CEOL
Three dead, 21 wounded in Kosovo violence

PRISTINA, Feb 4, 2000 -- (Reuters) Three people were shot dead and 21 wounded in overnight violence between ethnic Serbs and Albanians in the northern Kosovo city of Mitrovica, the NATO-led KFOR peacekeeping force said on Friday.

A spokesman for French peacekeepers who control the city said trouble flared on Thursday evening when an attacker threw a grenade at a Serb cafe. Around the same time, two ethnic Albanians were found shot dead.

The violence came the day after a rocket attack on a United Nations bus in the Mitrovica region which killed two Serbs and wounded three more, heightening tensions between Kosovo's ethnic Albanian majority and the Serb minority.

The French spokesman, Lieutenant-Colonel Patrick Chanliau, said around 500 Serbs had gathered in the Serb-dominated northern half of the divided city after the grenade attack and had clashed with ethnic Albanians.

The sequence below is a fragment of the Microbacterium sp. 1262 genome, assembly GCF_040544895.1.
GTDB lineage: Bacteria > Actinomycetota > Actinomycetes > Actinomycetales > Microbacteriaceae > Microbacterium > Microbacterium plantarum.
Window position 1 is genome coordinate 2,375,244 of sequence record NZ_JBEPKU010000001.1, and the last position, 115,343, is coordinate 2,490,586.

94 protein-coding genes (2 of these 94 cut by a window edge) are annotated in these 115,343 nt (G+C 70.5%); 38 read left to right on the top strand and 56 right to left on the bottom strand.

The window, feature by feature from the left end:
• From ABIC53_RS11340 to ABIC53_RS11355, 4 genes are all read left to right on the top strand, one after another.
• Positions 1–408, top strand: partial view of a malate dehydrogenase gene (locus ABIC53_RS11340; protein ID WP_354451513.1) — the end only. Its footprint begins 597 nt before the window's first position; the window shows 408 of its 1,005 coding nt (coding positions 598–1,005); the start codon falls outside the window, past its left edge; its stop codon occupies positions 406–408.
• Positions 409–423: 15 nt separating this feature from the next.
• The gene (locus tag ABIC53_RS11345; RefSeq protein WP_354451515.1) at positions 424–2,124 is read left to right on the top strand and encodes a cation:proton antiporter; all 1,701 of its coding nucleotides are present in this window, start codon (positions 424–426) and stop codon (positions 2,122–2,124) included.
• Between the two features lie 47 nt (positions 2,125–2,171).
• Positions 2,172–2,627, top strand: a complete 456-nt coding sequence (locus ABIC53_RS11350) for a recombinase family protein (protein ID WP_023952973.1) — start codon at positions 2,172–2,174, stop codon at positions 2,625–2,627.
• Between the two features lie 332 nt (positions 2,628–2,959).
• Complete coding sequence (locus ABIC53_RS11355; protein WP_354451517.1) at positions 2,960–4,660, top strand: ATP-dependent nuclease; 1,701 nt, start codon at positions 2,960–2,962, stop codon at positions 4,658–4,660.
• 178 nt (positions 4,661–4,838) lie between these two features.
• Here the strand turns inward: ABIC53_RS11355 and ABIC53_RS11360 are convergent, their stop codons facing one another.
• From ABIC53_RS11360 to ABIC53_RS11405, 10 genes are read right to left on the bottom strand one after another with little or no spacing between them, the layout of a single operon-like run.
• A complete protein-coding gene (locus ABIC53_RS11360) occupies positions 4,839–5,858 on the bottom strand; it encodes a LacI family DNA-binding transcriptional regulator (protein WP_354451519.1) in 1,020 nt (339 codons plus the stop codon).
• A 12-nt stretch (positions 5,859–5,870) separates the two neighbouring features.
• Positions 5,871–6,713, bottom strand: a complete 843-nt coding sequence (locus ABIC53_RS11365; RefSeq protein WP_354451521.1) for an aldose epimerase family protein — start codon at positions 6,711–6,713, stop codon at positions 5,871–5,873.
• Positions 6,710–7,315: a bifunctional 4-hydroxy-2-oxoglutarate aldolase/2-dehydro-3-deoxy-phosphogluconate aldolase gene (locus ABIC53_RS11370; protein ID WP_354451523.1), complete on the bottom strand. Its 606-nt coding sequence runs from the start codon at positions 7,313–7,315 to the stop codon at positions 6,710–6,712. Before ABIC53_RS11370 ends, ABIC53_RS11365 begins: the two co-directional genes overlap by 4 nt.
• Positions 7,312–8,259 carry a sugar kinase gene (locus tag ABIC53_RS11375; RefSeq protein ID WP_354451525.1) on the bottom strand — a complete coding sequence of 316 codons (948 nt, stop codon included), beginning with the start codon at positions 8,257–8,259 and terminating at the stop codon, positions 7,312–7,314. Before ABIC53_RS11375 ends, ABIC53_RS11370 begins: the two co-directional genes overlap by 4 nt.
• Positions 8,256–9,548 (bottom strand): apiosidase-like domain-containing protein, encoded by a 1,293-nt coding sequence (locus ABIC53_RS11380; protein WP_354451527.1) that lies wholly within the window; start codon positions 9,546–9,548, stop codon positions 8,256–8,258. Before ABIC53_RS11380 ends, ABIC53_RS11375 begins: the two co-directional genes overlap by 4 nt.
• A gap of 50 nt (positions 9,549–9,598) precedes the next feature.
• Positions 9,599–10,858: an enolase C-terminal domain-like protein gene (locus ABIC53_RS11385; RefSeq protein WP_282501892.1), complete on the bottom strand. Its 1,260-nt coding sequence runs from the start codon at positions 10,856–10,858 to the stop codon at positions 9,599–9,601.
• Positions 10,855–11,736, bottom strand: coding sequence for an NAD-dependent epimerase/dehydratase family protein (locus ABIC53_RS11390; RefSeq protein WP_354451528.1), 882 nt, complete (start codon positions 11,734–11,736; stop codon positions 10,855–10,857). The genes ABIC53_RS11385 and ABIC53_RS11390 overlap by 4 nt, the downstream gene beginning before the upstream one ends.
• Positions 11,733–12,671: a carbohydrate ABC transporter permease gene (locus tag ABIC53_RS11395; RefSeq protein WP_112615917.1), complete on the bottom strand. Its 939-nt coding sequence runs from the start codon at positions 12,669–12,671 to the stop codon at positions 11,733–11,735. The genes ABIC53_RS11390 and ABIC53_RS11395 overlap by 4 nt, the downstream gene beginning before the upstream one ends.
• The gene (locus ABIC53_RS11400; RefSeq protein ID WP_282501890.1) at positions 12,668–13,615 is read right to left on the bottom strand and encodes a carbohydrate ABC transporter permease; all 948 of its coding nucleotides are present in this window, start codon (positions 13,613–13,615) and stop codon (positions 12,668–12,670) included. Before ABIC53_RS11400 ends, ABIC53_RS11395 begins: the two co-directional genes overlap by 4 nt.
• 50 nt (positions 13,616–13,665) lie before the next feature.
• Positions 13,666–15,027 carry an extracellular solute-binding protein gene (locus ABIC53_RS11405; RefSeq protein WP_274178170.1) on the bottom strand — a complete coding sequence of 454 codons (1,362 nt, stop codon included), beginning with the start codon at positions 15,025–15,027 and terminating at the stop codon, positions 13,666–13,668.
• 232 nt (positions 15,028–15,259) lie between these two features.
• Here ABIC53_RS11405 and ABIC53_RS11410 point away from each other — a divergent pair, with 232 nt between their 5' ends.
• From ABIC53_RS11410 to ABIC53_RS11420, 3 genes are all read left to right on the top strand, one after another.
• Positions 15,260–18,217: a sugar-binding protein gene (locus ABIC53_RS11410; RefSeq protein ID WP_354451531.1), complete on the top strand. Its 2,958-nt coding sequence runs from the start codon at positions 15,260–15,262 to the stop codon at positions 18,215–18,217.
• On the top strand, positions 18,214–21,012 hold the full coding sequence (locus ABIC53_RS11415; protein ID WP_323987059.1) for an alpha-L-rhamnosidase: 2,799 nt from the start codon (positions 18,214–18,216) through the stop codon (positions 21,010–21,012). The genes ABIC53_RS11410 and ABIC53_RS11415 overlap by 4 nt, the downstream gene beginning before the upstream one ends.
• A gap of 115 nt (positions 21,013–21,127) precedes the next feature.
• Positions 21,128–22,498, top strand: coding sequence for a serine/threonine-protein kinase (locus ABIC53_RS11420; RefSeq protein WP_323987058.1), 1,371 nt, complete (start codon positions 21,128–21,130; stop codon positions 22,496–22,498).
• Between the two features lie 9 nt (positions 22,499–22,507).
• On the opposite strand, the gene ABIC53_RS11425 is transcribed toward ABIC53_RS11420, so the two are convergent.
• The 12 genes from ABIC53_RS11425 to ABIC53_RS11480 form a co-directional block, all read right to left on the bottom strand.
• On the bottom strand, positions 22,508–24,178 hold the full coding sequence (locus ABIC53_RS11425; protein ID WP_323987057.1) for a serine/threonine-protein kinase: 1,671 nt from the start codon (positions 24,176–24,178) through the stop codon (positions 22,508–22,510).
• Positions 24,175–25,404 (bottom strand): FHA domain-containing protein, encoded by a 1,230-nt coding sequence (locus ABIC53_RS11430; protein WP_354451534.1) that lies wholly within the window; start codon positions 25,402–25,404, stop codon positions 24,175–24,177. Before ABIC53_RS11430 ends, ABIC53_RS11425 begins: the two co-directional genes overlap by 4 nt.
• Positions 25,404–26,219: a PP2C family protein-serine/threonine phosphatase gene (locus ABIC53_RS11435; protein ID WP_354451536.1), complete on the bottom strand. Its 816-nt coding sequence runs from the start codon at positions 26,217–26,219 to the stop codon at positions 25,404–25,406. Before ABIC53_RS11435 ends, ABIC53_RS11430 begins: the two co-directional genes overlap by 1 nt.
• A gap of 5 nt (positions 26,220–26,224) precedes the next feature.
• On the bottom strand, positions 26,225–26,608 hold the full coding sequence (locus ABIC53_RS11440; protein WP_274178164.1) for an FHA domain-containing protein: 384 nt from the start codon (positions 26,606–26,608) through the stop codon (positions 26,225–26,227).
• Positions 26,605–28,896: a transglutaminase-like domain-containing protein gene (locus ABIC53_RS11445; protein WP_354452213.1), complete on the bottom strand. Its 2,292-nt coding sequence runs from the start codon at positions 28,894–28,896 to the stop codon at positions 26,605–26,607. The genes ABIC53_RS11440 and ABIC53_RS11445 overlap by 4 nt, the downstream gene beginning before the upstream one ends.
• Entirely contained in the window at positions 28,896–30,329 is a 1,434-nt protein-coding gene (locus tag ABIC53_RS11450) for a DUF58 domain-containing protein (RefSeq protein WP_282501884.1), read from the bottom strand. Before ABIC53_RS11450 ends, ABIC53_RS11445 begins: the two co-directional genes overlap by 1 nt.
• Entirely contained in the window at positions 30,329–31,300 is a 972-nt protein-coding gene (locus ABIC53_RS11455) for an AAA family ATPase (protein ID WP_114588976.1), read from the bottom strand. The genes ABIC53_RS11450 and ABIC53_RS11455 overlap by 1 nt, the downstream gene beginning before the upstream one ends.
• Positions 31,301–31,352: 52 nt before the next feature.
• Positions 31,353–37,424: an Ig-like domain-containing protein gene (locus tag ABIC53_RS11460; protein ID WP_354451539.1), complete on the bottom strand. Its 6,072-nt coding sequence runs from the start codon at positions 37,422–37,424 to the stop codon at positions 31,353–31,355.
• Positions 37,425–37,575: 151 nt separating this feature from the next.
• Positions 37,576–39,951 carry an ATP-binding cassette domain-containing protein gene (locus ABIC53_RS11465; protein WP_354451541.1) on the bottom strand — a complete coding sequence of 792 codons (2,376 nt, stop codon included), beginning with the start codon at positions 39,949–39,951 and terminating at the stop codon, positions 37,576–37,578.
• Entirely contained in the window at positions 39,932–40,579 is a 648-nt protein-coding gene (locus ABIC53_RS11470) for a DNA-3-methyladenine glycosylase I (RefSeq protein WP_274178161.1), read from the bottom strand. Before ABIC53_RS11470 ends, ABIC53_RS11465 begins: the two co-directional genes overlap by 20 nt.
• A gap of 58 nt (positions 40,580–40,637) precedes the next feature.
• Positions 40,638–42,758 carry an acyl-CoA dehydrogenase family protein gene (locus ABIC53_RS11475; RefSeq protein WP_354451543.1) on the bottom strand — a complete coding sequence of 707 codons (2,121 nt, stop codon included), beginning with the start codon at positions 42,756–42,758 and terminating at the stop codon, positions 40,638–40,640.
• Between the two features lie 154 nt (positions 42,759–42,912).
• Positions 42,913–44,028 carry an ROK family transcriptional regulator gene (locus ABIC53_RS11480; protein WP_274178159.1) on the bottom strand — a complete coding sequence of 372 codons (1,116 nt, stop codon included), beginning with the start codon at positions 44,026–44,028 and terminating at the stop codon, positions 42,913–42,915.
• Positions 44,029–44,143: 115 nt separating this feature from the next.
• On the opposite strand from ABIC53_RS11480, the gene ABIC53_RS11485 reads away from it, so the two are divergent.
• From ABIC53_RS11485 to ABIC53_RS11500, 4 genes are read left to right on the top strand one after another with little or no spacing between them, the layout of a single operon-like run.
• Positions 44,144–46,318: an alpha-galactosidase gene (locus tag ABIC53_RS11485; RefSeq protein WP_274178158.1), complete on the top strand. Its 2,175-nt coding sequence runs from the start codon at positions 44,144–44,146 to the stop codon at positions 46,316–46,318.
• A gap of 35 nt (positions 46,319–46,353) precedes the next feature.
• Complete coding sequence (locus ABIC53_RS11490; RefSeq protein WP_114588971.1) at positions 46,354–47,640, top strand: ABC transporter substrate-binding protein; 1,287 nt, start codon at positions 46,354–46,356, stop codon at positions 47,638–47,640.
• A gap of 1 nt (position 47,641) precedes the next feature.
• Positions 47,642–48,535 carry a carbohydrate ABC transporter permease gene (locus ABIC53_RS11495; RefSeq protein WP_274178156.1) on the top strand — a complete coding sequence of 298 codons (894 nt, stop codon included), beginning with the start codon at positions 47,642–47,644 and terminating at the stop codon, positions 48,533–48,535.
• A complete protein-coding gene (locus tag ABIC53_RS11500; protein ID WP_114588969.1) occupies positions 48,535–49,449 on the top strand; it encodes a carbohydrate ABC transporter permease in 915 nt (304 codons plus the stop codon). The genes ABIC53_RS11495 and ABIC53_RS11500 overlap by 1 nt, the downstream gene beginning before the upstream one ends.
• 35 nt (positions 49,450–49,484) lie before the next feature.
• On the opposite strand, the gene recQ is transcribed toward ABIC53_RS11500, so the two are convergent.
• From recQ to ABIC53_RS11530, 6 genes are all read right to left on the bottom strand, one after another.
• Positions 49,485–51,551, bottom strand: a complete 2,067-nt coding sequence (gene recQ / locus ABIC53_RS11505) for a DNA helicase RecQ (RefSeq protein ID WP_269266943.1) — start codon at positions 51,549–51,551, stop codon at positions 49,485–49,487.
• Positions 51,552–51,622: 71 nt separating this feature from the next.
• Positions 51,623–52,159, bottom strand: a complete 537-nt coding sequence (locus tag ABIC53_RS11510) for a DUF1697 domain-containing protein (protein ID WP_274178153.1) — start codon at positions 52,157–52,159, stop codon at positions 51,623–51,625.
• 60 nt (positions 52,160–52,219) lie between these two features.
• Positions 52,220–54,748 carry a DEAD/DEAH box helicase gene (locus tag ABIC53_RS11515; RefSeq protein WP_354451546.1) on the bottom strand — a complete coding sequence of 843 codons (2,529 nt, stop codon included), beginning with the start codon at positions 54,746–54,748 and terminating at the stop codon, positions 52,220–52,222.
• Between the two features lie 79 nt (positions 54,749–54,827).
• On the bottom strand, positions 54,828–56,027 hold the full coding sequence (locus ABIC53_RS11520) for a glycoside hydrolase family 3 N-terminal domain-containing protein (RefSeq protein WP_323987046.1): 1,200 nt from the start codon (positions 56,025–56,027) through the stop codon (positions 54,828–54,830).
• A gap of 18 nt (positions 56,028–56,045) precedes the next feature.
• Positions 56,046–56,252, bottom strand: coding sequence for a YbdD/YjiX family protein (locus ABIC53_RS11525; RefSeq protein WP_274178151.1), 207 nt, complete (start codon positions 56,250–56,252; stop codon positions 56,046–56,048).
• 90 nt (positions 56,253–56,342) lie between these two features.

Around 15 Serbs were injured on the attack on the cafe, he said, and six Albanians were wounded in the violence. A woman, believed to be Albanian but whose ethnicity was still to be confirmed, was found shot dead in her apartment.

Several properties were also set on fire in the course of the evening, the spokesman said. Troops blocked the city's two main bridges to prevent the Serbs from entering Albanian-dominated southern Mitrovica.

The commander of Kosovo's northern military sector, French General Pierre de Saqui de Sannes, met leaders of both communities at around midnight and asked them to appeal for calm. They did as they were asked, the spokesman said.

"The situation then calmed progressively," Chanliau told Reuters by satellite telephone from Mitrovica.

Local community leaders and international officials had feared the attack on the bus on a remote mountain road about 15 km (nine miles) southwest of Mitrovica could spark reprisals and fuel a new cycle of violence in the province.

The bus, operated by the U.N. refugee agency UNHCR, was taking about 50 Serbs from Mitrovica to a Serb enclave.

Many Kosovo Serbs now live in such KFOR-protected enclaves, having fled their homes in fear of revenge attacks by ethnic Albanians, angry at years of Serb repression.

As one of the few cities in Kosovo still with a substantial Serb population, Mitrovica has been a flashpoint since KFOR and the U.N. took control of Kosovo, which legally remains part of Yugoslavia, following the withdrawal of Serb forces last June.




http://www.centraleurope.com/yugoslaviatoday/news.php3?id=131817